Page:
It was by invitation by a defeated Irish King that the Normans were able to successfully invade Ireland. The Irish King of Leinster, Diarmait Mac Muchada, was stripped of his kingdom by the High King of Ireland. Mac Muchada turned to the King of England to help and was given permission to rally troops if he could. Mac Muchada made an alliance with the 2nd Earl of Pembroke, later known as Strongbow, a Norman, by promising him land and the marriage to his Irish daughter.
In 1170, AD Strongbow arrived in Ireland. With troops and advanced weaponry from Europe, he began defeating the Irish kings. Even though the English King would arrive to try and create order, the Normans continued to carve out more and more Irish land by conquest.
There is a long history if the Irish using shields in battle. The most ancient ones were make of wider-work covered in hides. They were quite large, oval shaped, and covered the entire body. This first shield was called a sciath (skee-a) and became the name for all types of shields.
Later shields were round and smaller about 18-20 inches in diameter. Most were made of wood or hide covered, only a few made of bronze. Many were decorated uniquely with studs or figures of animals. Hide covered shields were often times whitened with lime or chalk and the dried powder would create a white cloud of dust when hit.
Irish wore helmets but the exact type in ancient times is hard to know. It was called a cathbharr (caffār) meaning “battle-top” and many were crested and decorated. There are many texts referring to them but no trace of ancient helmets has been found. More modern helmets were made completely from either iron or brass.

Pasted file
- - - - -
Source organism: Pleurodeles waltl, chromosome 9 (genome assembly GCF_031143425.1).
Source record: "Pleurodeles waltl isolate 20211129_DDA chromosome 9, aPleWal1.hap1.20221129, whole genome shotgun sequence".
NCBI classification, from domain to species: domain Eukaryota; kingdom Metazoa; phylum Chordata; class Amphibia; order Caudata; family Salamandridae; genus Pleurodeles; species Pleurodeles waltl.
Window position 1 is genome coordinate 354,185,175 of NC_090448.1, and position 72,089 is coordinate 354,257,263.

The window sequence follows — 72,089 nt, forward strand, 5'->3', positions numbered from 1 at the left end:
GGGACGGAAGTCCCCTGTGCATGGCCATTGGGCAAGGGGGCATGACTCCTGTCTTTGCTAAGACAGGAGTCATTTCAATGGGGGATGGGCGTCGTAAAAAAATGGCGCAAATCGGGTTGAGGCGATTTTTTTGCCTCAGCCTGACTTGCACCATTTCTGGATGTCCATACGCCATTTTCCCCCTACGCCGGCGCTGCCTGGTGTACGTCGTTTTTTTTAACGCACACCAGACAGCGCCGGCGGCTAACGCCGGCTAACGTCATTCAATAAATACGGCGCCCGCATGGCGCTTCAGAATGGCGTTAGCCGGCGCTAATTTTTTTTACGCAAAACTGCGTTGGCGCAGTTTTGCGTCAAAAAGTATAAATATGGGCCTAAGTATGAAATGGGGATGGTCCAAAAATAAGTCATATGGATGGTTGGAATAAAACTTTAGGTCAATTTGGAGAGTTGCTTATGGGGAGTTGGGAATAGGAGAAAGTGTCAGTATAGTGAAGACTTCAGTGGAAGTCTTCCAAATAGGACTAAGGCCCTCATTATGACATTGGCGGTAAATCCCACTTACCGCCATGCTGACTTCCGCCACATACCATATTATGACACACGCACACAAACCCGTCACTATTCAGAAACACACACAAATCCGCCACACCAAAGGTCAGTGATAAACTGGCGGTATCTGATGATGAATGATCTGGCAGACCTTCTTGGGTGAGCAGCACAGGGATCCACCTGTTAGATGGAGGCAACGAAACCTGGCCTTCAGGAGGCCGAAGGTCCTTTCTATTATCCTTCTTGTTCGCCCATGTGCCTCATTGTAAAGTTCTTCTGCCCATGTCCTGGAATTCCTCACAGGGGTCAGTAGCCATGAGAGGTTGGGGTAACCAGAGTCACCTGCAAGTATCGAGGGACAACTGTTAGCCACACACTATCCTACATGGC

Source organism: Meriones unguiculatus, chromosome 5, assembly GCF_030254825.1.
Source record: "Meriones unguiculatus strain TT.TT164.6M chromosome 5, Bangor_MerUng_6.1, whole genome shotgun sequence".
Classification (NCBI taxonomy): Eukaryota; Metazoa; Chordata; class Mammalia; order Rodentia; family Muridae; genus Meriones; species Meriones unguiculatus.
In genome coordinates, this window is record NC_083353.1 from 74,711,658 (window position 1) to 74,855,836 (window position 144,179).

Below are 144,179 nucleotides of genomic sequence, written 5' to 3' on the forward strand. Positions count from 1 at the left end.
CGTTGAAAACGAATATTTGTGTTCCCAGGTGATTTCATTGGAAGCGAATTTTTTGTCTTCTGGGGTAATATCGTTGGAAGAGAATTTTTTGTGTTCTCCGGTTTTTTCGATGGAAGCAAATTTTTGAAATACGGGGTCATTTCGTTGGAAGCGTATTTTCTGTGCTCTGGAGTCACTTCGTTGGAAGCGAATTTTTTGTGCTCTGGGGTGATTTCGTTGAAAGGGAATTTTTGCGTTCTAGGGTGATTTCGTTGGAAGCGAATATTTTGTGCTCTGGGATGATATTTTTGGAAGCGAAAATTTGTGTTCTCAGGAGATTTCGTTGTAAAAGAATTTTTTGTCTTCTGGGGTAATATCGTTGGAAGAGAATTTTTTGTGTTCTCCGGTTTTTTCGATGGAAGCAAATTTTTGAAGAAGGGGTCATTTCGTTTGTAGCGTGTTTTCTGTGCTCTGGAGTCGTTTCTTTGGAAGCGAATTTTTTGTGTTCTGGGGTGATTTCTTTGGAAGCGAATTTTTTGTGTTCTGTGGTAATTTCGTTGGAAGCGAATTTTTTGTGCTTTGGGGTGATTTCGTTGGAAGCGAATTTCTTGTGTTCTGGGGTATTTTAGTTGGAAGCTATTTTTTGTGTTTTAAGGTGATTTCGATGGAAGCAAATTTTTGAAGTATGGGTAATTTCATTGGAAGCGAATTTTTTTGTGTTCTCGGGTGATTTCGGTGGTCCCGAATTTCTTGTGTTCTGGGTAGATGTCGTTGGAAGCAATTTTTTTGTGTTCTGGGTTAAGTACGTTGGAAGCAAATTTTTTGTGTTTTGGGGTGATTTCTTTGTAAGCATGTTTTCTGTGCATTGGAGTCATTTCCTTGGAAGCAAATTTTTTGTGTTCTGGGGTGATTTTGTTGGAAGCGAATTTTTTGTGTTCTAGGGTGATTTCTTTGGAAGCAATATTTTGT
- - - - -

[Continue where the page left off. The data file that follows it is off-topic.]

The Irish used many types of swords, never staying loyal to any specific kind. They took advantage of new weaponry whether bought or looted. The wealthier Irish adorned their sword hilts with gold and gems. More common was to set the hilts with the teeth of large sea-animals.
A regular sword was called a cloidem (cleeve), with very large swords called a cloidem-more (like the modern-day claymore). Many warriors practiced with both hands and many slept with their swords. Short swords and daggers were also very common called scian (skean) which means “knife”.
The first known Viking raid on the island of Ireland occurred in 795 AD on the north eastern coast. For the next few decades the Vikings would raid coastal settlements and monasteries and return to Scandinavia.
The winter of 840-841 AD saw the Vikings settle in Ireland at Lough Neagh. The following year the Vikings settled in what is now known as Dublin, Cork, and Waterford. For the next two hundred years, the Irish and Vikings would battle with both sides victorious and defeated in turns. It was in 999 AD that Brian Boru defeated the Vikings in Dublin, ending their rule.
Although the high kings of Ireland had pledged fealty to England with the treaty of Windsor in 1175, Irish Kings continued to rule Ireland and fight the spread of the Normans. In the next 500 years, only two English kings would set foot in Ireland. In 1649 all of this would change.
Under the command of Oliver Cromwell, the English brutally invaded Ireland, killing many and confiscating land from the Irish through conquest. In 1652 the Act for the Settlement of Ireland was passed stripping the lands from the Irish for rebelling against England. It became illegal for Catholics to own land and most all the Irish were Catholic. The lands were given to the “Adventurers,” financiers to Parliament. These new owners became known as “Planters.”
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